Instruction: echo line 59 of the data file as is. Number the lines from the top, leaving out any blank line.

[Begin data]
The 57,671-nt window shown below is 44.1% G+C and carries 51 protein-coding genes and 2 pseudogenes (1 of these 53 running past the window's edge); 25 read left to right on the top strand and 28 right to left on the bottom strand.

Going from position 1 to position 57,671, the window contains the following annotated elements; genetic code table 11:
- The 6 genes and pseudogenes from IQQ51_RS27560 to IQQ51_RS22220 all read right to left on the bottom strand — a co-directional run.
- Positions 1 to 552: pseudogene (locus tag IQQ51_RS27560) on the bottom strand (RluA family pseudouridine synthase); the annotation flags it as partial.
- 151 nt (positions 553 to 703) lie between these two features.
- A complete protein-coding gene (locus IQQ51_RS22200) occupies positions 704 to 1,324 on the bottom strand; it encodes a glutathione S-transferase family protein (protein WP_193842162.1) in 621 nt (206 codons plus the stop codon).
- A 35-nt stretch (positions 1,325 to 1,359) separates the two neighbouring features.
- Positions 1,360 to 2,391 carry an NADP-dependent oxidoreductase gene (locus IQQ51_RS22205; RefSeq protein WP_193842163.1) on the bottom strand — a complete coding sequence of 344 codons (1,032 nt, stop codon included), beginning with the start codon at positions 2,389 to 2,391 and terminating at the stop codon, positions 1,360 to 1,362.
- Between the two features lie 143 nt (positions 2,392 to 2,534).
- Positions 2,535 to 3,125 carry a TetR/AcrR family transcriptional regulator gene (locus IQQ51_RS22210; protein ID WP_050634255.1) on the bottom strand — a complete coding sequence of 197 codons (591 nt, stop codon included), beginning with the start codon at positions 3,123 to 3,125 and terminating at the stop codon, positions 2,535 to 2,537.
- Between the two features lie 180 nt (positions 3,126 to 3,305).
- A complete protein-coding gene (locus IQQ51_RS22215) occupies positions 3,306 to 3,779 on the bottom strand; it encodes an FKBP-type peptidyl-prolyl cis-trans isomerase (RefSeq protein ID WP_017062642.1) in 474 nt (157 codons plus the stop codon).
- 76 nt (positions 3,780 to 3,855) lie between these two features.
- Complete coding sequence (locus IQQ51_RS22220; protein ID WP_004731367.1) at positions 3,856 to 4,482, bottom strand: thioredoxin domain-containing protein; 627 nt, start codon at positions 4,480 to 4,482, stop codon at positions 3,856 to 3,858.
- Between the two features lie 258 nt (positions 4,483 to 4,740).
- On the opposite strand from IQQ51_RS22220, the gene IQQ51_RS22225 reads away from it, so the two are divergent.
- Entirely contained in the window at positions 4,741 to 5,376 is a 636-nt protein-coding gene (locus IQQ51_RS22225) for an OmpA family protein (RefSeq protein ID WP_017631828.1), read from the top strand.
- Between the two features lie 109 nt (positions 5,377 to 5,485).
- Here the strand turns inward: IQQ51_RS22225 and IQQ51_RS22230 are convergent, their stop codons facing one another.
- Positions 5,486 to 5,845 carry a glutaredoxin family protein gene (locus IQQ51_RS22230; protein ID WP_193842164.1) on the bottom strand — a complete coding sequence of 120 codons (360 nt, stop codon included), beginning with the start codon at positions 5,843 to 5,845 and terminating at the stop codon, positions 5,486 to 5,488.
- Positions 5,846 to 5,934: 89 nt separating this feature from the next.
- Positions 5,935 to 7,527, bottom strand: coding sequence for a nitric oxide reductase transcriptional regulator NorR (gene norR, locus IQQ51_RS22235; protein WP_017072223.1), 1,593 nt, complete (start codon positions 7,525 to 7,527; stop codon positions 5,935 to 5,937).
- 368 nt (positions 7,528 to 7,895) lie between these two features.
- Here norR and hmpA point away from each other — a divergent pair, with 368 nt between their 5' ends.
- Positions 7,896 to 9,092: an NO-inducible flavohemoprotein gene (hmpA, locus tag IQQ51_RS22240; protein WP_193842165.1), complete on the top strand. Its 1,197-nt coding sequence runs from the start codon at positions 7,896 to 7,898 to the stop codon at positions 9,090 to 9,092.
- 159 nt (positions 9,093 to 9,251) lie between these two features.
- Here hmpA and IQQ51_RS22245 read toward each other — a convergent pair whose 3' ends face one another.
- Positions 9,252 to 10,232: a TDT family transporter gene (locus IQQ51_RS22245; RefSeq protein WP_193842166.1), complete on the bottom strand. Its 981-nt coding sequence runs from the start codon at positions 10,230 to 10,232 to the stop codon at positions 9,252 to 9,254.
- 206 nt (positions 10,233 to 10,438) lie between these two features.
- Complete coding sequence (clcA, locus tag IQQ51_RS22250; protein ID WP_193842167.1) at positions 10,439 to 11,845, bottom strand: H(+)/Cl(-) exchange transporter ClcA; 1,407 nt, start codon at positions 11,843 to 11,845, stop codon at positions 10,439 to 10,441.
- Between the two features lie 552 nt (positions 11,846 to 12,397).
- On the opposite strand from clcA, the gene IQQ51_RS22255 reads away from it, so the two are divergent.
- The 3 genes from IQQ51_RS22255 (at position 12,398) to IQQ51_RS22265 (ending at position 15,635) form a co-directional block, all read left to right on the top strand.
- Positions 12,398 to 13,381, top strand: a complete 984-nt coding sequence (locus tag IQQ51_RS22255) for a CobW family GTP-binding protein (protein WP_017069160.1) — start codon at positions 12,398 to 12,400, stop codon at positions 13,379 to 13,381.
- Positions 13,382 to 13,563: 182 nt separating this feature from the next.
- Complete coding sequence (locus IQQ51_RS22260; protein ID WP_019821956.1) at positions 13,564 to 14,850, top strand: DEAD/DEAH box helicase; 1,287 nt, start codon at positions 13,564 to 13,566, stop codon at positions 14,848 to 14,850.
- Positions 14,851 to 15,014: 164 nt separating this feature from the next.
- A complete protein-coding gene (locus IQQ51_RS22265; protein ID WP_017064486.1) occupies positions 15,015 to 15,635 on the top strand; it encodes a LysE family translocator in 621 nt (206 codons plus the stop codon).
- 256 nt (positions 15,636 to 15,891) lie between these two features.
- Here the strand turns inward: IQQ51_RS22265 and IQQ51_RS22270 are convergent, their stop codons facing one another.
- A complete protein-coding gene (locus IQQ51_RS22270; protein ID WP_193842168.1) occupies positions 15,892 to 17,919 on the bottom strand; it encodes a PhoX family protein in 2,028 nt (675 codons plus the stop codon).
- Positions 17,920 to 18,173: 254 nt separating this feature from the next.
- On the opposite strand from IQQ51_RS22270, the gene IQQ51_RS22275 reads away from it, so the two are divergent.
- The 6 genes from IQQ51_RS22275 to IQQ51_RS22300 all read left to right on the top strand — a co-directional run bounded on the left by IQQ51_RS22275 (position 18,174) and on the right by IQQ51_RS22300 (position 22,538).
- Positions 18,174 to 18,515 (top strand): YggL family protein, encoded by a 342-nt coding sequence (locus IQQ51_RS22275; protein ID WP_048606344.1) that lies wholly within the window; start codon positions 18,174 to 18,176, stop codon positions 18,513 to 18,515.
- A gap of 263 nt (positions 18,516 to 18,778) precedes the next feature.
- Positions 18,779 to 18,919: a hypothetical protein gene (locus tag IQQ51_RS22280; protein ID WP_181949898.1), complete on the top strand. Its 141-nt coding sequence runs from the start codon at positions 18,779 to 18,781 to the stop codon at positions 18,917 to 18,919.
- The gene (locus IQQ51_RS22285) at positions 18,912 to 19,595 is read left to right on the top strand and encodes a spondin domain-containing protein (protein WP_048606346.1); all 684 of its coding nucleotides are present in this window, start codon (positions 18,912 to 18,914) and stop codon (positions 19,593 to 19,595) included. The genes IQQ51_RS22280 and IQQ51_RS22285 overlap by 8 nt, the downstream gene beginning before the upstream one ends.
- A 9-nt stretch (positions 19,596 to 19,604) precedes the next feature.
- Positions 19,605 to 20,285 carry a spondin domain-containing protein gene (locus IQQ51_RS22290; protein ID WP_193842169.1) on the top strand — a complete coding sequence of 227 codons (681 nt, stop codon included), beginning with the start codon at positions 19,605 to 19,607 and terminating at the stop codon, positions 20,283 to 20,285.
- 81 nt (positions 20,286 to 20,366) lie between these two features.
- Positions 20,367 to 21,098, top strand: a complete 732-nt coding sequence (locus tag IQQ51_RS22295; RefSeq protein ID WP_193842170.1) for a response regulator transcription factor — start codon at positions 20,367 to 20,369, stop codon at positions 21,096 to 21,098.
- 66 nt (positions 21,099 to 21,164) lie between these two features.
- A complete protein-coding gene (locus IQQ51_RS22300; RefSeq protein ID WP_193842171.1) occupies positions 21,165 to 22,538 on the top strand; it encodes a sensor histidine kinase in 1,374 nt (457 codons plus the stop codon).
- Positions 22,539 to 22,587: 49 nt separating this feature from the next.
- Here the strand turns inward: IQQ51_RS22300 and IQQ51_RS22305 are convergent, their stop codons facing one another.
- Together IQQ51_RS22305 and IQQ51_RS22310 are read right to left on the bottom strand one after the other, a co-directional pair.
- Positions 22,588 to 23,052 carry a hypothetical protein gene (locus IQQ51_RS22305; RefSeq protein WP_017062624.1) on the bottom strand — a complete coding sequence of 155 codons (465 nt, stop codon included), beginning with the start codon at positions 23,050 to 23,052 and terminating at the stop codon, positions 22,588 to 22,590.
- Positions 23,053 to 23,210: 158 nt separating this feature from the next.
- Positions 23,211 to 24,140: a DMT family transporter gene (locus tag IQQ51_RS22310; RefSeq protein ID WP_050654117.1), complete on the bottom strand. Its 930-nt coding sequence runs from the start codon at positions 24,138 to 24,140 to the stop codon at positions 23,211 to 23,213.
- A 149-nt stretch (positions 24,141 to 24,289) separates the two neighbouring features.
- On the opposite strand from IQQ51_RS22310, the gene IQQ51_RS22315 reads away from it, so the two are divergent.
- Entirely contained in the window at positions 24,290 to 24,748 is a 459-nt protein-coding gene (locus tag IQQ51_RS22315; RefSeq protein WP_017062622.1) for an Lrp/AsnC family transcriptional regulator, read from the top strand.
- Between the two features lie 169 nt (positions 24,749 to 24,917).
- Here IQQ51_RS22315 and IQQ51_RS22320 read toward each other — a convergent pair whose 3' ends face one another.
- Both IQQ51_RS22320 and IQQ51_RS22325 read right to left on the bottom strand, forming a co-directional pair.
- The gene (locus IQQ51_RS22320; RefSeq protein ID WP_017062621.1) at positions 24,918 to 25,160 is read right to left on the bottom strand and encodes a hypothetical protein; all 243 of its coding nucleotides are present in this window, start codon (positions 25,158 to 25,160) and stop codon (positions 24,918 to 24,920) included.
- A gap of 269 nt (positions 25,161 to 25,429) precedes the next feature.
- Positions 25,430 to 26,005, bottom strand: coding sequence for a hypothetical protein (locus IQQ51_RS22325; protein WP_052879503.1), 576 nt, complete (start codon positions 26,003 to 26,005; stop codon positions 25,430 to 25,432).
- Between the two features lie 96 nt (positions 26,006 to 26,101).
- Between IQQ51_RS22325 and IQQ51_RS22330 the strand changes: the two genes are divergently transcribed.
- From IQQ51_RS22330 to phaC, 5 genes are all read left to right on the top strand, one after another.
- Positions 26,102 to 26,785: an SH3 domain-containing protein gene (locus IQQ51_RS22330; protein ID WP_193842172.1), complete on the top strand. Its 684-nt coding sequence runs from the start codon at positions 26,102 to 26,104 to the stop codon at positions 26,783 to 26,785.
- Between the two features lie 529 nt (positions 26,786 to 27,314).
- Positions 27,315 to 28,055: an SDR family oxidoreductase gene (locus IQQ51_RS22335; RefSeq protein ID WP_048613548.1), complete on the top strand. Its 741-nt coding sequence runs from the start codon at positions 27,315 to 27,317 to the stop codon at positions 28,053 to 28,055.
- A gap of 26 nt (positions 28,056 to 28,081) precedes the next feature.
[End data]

- Positions 23,053 to 23,210: 158 nt separating this feature from the next.